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COLUMBIA - Nearly 100 community members gathered in Columbia Wednesday night at Cafe Berlin for a discussion about area homelessness and what is being done to combat it. 

Not only did local experts speak about what agencies in mid-Missouri are doing to help those in need of housing, but Bill Gordon, a Vietnam veteran who was homeless in Columbia 20 years ago, also spoke about his experiences and how every day citizens can help. 

"Share what you can whether it’s resources, finances, talent, labor," Gordon said during his speech. "We have so much to share, if only a smile."

Roberts eventually came to Columbia in his 50's, but despite an impressive resumé, was not able to get a job and ran out of money. He depended on United Way to help him get work and relied on housing from Welcome Home, a homeless veteran shelter that just opened a new facility this year

The discussion, hosted by KBIA, also featured Steve Hollis of Boone County Health and Human Services and Sarah Froese of the Truman VA, who spoke about the state of homelessness in the county. 

"Since January 2016, when we really started to prioritize housing to the highest risk folks, we have housed 267 literally homeless persons," Hollis said. "267 people that were chronically homeless. That is in less than two years."

Hollis also said he was optimistic about the future of homelessness in the county. 

"Homelessness is just a symptom of, typically, mental health issues or lack of income and affordable housing," Hollis said. "Those are things we can fix. We feel like this is an issue where we can actually reach that functional zero."

To do that, as Hollis and Froese both pointed out, there needs to be access to much more affordable housing in Columbia. 

The discussion Wednesday night came on the same say the U.S. Department of Housing and Urban Development released its 2017 Annual Homeless Assessment Report to Congress.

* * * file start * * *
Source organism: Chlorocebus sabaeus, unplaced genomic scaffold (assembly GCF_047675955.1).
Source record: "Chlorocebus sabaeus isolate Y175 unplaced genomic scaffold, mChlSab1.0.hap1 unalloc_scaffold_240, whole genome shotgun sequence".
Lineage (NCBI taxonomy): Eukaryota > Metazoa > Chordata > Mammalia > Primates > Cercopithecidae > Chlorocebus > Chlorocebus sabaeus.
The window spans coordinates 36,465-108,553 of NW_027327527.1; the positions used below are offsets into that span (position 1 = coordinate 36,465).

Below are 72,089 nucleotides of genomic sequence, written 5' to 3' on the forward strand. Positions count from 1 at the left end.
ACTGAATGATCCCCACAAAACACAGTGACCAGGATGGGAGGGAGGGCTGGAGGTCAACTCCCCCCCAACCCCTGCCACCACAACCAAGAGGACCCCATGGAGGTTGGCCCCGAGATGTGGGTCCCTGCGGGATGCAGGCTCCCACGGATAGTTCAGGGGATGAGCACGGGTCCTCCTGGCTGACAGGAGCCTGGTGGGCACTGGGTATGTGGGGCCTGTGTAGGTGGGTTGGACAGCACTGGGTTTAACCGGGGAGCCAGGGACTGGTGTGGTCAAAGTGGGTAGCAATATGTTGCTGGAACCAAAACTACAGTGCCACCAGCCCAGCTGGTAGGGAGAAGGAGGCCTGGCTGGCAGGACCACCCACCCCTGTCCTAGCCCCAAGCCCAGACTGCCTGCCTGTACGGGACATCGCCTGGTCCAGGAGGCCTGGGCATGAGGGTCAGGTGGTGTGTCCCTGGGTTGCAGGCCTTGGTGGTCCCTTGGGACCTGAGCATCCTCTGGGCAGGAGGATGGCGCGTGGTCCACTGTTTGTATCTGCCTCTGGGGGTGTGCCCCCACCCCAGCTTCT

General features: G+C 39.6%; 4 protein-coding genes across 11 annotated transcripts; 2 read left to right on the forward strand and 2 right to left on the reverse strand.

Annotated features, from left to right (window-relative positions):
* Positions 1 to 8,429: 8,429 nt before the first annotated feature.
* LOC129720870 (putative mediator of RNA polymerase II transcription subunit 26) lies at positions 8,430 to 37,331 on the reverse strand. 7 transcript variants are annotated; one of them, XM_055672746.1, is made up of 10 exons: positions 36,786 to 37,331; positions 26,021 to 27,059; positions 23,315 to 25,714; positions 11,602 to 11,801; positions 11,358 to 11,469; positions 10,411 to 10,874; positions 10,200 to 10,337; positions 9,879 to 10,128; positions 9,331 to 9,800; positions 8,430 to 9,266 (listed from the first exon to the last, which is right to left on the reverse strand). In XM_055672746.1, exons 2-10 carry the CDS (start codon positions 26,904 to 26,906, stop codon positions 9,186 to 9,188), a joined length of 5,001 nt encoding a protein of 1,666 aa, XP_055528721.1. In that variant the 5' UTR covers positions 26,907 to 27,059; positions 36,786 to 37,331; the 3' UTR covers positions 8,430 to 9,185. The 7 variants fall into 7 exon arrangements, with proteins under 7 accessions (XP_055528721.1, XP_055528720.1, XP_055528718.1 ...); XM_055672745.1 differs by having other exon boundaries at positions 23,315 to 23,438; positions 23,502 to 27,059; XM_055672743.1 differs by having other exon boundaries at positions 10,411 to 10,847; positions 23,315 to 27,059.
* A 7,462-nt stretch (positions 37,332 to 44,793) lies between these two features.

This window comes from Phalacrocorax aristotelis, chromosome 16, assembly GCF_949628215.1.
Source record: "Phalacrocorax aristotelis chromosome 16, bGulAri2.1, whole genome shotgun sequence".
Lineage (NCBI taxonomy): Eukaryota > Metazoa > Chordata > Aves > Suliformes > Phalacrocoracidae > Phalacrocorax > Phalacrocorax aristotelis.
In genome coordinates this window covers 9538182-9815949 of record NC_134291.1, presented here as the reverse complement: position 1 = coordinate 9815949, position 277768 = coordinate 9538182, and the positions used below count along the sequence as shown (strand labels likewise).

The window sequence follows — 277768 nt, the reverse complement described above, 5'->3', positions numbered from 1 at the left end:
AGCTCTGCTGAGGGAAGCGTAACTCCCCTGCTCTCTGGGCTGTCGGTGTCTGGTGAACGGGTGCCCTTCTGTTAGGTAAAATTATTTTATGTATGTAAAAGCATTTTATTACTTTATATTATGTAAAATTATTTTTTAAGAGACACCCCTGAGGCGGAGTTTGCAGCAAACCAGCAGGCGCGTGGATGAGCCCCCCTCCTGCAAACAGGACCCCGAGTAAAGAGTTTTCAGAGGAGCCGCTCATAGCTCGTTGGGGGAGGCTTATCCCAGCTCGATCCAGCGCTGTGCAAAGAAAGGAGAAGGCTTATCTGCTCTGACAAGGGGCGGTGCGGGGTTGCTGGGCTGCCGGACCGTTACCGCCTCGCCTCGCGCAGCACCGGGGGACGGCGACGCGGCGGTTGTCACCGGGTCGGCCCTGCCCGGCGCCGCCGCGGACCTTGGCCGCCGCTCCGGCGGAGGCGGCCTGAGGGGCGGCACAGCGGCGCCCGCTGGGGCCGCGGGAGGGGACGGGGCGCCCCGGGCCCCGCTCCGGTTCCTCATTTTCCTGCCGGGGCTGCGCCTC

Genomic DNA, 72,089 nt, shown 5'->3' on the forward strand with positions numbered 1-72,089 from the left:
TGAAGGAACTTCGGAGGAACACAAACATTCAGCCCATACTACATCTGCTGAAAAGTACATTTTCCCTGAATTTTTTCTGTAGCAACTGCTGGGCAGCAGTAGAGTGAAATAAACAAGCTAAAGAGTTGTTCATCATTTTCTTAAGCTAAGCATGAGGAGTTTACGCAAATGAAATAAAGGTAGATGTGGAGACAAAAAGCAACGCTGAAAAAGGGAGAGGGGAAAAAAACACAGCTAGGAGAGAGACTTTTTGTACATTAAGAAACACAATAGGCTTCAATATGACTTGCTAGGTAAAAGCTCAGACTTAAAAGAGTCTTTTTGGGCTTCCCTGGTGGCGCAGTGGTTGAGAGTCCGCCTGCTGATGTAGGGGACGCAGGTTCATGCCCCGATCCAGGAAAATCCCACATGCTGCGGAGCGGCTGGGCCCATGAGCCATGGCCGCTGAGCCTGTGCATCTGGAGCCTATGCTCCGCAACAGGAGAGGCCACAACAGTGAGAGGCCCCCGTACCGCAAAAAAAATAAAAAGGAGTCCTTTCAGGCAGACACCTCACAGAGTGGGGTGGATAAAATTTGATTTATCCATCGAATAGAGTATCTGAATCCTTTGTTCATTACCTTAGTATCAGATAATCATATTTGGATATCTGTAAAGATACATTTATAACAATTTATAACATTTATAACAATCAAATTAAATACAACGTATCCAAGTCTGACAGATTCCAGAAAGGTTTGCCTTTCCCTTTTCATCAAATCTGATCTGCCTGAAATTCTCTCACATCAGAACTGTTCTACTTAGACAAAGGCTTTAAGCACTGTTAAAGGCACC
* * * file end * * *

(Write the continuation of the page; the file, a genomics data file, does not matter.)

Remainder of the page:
The report found that homelessness in the state went down more than two percent last year, and more than 25 percent since 2010. But, there's still plenty of work to do according to Hollis and Froese. 

Boone County does have the highest numbers for homelessness in Missouri, but experts say much of that has to do with the resources that are available for children, men, women and veterans in the county.

Gordon said he was very impressed with the turnout on Wednesday night, saying it shows how seriously Columbia citizens take homelessness. 

"It’s so inspiring to me to see this many people across the economic spectrum are interested in this, so that’s very encouraging," he said. "Homelessness is at the forefront of many of these peoples minds and that’s very encouraging to me."

In addition, Gordon said more communities should be having conversations like the one in Columbia because of how it can affect so many people. 

"Most of these people will go out the door looking for opportunities to share, or share more, or share a smile at the very least," he said. “It begins that domino effect. Paying it forward, is paid forward ten more times, is paid forward 100 more times and that will create the greater good that improves the quality of life for every citizen.”

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